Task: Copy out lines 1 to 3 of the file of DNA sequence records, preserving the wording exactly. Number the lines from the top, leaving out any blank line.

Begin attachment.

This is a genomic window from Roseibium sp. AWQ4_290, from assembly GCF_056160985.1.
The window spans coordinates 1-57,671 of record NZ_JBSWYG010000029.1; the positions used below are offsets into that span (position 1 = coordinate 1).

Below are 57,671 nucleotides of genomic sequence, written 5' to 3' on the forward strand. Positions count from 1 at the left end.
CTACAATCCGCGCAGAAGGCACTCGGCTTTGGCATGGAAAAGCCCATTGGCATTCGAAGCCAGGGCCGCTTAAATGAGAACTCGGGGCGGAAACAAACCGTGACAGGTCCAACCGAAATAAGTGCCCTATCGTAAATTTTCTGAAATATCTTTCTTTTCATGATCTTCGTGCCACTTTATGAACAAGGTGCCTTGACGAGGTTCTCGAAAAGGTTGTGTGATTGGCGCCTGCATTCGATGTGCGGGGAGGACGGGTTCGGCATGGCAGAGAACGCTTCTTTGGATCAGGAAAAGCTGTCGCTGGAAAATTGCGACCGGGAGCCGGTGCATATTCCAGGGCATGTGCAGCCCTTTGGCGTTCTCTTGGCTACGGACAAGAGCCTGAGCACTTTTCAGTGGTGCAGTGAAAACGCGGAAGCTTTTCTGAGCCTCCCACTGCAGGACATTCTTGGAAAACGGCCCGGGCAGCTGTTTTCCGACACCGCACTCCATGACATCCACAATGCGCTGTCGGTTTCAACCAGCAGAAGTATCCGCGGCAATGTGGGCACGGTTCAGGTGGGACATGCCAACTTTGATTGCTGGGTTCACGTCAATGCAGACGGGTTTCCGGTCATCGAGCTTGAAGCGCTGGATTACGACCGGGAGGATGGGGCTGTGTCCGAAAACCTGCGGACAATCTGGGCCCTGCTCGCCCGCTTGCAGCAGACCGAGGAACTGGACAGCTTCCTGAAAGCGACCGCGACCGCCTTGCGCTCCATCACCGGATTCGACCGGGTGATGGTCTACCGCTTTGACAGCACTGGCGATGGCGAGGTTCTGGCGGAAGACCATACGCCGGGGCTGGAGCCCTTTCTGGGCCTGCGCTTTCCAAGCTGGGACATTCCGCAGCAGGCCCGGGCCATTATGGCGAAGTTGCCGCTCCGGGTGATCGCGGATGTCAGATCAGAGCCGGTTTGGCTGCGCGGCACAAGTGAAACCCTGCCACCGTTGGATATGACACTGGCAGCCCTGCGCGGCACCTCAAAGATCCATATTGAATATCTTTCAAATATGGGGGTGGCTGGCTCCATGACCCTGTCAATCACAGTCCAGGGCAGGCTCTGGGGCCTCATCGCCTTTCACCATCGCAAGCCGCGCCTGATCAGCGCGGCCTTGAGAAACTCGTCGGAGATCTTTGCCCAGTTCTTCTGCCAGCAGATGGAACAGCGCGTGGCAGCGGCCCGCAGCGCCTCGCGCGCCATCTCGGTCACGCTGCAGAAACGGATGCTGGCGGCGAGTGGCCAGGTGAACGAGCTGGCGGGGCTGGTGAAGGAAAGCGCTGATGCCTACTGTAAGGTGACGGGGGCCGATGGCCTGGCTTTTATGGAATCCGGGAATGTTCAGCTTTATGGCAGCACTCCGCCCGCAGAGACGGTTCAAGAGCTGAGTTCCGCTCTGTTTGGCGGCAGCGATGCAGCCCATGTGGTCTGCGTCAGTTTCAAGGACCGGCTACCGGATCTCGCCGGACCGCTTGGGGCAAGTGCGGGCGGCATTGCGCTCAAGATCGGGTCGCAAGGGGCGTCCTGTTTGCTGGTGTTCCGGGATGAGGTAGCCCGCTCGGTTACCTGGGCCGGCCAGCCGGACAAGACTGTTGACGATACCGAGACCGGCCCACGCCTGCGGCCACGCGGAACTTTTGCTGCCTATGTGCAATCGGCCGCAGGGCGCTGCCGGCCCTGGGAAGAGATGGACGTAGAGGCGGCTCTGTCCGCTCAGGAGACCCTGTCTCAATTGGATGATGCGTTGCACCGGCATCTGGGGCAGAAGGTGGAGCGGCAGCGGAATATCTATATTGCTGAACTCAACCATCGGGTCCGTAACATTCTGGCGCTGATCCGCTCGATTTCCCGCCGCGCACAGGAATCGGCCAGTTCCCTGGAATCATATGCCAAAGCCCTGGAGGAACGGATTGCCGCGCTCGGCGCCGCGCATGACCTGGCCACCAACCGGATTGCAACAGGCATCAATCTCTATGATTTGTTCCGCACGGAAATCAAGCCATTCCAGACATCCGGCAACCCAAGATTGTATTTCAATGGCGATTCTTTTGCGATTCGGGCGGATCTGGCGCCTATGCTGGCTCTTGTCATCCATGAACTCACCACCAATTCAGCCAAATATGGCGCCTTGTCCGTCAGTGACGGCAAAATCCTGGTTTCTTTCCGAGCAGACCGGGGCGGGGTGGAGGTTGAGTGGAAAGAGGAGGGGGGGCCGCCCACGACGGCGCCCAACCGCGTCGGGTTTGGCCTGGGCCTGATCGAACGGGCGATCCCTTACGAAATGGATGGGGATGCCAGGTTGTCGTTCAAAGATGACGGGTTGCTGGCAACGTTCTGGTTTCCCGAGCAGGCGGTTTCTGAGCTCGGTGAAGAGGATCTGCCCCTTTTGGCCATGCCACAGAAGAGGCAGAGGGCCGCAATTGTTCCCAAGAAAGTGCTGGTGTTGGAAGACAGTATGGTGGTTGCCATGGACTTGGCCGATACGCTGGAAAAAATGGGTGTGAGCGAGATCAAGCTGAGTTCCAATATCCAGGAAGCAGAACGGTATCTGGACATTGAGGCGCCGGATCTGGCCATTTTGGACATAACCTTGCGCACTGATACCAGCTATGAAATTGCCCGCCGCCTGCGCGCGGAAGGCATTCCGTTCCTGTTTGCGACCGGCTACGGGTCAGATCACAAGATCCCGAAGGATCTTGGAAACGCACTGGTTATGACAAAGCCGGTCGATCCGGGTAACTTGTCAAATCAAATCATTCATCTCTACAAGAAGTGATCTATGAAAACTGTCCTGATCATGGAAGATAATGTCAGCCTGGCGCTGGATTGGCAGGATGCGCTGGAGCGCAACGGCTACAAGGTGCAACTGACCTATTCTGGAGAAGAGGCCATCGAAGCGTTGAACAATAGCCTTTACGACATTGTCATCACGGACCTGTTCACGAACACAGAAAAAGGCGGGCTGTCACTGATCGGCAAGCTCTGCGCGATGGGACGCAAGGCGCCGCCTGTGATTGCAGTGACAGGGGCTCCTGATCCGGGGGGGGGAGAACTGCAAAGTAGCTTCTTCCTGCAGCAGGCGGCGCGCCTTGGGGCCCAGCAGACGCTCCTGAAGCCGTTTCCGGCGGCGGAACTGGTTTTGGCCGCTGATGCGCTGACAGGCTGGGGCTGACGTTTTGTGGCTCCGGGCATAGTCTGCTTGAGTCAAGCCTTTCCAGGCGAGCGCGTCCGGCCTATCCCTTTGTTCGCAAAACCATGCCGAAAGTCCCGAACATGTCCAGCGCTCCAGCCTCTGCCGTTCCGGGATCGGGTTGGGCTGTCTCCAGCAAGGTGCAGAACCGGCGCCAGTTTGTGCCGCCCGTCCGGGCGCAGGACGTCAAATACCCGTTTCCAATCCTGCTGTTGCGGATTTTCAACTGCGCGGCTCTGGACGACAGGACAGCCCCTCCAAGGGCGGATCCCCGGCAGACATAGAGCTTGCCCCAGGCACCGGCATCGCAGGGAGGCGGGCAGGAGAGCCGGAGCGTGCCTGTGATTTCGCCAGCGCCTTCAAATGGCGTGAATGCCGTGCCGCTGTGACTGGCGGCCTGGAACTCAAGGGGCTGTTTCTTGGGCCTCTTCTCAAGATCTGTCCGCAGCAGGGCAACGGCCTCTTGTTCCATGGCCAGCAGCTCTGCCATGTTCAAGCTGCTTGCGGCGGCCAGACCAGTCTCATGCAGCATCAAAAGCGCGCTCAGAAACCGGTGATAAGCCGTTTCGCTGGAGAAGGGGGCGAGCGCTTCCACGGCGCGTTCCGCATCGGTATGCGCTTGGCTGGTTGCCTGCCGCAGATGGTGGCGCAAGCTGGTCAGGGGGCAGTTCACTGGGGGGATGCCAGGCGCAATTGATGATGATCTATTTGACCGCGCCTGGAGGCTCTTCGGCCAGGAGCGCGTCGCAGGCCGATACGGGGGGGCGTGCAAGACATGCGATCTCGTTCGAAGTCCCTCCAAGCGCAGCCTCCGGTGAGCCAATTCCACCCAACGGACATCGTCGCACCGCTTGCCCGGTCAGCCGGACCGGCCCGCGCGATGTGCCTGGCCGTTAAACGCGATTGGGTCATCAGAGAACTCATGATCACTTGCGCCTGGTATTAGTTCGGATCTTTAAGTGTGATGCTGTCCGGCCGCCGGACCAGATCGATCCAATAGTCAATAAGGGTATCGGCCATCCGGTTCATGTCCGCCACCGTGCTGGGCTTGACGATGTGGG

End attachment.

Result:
This is a genomic window from Roseibium sp. AWQ4_290, from assembly GCF_056160985.1.
The window spans coordinates 1-57,671 of record NZ_JBSWYG010000029.1; the positions used below are offsets into that span (position 1 = coordinate 1).

Below are 57,671 nucleotides of genomic sequence, written 5' to 3' on the forward strand. Positions count from 1 at the left end.